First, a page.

Police said the victim, named as Nikhil Chandra Joarder, 50, may have been murdered for allegedly making derogatory remarks about the Prophet several years ago.
‘They came on a motorcycle and attacked him as he sat on a roadside. They hacked him on his head, neck and hand,’ deputy chief of Tangail district police Aslam Khan told AFP.
Police officials told AFP they were investigating whether the killing was linked to Islamist militants suspected of a series of minority killings, or was tied to a family dispute.
Bangladesh is reeling from a series of brutal attacks on members of minority faiths, secularists, foreigners and intellectuals in recent months, including two gay activists and a liberal professor in the past eight days alone.
Many of the killings have been blamed on or claimed by Islamist groups, and in several cases attackers riding motorbikes hacked the victims to death with machetes or cleavers.
Police said local Muslims had filed a complaint against Joarder, who owned a tailoring shop, to police in 2012 for making comments about the Prophet.
He was charged with hurting religious sentiments and spent three weeks in jail.
‘But the trial did not proceed after the complainants withdrew the charges,’ Abdul Jalil, the police chief of Gopalpur sub-district told AFP.
Another police official said that the dispute appeared to have ended peacefully, adding that the victim's family said he was also being threatened by a relative.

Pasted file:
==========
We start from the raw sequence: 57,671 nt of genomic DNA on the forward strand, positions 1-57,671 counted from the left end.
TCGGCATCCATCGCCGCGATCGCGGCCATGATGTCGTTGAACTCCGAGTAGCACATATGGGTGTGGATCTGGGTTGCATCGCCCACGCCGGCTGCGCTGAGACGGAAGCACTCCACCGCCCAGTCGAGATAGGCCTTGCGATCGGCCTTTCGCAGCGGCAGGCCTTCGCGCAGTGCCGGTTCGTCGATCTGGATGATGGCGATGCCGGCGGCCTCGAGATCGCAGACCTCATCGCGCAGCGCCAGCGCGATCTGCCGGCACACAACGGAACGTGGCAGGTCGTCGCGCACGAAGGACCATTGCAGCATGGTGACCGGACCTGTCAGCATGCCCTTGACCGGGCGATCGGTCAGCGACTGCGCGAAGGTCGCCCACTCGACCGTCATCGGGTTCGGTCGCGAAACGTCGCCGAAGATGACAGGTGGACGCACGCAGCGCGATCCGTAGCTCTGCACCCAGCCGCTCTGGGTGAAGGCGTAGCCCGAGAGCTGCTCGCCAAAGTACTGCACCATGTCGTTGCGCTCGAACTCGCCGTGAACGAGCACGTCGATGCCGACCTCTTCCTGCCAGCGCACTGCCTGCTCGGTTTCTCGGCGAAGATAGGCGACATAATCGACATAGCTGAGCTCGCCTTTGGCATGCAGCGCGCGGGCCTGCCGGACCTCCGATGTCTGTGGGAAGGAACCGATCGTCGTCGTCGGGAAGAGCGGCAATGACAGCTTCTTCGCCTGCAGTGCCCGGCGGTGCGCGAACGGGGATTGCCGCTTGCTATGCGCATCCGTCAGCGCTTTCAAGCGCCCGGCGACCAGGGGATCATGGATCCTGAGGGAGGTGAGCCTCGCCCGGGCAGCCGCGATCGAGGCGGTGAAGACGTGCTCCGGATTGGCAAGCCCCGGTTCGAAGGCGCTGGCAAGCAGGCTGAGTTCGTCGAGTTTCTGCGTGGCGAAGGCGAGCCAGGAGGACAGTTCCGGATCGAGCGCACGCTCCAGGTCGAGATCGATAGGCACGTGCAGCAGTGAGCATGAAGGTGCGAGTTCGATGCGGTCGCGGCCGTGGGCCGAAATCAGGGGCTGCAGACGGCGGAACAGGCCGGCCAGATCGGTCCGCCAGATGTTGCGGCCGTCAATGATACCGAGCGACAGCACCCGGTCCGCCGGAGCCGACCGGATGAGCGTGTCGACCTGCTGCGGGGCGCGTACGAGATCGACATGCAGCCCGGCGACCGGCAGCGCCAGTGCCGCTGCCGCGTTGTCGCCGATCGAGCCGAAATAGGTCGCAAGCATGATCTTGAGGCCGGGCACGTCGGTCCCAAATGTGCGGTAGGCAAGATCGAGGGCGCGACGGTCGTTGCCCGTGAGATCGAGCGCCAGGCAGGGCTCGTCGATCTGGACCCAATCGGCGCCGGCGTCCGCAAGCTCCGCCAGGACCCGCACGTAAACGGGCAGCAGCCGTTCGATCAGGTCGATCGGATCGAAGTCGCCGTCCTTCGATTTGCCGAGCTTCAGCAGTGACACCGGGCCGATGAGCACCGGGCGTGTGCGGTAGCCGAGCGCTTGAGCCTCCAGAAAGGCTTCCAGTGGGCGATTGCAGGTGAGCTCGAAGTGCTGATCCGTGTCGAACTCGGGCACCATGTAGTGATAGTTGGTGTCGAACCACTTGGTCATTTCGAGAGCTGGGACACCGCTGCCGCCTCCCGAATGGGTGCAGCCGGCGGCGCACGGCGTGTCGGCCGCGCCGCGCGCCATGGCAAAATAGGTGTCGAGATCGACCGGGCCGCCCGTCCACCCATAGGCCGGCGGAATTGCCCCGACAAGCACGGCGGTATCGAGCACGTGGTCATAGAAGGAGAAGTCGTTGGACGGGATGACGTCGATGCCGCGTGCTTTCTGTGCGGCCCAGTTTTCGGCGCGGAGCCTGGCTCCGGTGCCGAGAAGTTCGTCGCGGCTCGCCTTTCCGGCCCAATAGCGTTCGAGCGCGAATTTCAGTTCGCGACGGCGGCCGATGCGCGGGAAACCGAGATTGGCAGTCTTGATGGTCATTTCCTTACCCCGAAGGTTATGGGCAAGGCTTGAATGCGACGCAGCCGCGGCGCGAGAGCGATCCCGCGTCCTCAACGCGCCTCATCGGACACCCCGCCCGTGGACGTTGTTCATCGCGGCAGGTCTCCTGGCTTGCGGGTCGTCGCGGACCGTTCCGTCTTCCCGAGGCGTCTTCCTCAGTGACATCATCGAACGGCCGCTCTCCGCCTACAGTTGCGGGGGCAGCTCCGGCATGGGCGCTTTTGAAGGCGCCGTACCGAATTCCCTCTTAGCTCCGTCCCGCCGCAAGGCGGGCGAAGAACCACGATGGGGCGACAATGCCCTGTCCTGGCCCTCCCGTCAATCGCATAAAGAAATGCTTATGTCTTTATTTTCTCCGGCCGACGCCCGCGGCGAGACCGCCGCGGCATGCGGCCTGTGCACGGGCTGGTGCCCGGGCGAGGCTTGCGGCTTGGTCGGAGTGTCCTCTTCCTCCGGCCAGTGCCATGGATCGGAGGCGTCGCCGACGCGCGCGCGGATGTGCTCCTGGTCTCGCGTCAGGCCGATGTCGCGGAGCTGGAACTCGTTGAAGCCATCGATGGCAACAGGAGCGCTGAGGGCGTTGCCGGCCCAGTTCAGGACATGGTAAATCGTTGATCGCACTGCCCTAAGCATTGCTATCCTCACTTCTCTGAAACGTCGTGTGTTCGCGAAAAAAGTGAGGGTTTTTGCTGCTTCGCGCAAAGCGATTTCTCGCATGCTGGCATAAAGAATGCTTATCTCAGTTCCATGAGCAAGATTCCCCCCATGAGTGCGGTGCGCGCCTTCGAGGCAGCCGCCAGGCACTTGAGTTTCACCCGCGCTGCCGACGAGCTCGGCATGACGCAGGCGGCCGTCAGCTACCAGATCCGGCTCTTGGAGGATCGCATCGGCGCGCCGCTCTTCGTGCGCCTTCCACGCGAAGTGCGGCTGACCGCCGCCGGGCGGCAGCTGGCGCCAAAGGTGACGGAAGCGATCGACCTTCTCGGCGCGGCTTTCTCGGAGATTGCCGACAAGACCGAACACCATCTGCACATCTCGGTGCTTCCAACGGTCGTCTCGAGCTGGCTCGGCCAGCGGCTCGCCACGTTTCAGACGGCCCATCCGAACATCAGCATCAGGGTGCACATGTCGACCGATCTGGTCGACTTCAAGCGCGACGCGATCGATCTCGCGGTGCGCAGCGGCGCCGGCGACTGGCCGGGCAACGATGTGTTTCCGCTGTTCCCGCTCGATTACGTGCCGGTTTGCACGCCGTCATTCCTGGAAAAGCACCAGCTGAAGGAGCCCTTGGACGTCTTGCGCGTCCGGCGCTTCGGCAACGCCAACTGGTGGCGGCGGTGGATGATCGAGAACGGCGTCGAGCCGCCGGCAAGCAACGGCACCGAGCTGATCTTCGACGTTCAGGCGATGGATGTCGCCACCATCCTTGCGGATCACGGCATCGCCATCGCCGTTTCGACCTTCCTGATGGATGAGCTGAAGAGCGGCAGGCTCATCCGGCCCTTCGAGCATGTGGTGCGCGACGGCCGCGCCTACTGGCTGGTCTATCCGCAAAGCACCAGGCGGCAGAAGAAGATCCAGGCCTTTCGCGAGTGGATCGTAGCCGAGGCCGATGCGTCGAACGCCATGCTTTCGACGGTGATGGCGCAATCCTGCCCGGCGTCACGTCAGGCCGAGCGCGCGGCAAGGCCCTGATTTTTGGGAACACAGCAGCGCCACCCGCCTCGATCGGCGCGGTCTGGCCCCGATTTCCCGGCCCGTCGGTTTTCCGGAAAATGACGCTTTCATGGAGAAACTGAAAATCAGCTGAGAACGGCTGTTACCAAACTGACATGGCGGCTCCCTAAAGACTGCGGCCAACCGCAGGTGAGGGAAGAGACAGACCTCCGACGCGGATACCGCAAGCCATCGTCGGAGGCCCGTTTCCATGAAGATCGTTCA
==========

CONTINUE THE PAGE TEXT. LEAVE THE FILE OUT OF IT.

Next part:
The murder came less than a week after suspected Islamist militants hacked to death two gay rights activists in the capital Dhaka, saying they tried to promote homosexuality in the deeply conservative nation.
In February suspected Islamists decapitated a top Hindu priest inside a temple complex in a northern district, in an attack claimed by the Islamic State group.
The IS has also claimed responsibility for a spate of recent murders of foreigners, and Sufi, Ahmadi, Shia and Christian minorities.
However, the government denies that international Islamist groups such as IS or Al-Qaeda have a presence in the country, instead blaming homegrown militants for the killings.
The murders come amid a long-running political crisis that some suggest has radicalised opponents of the government. Analysts say Islamists now pose a growing danger in the South Asian country.
At least 30 members of religious minorities, secular activists, foreigners and intellectuals have been murdered in Bangladesh in the past three years.
Hindus, the country's largest religious minority, make up nearly 10 percent of Bangladesh's 160 million people.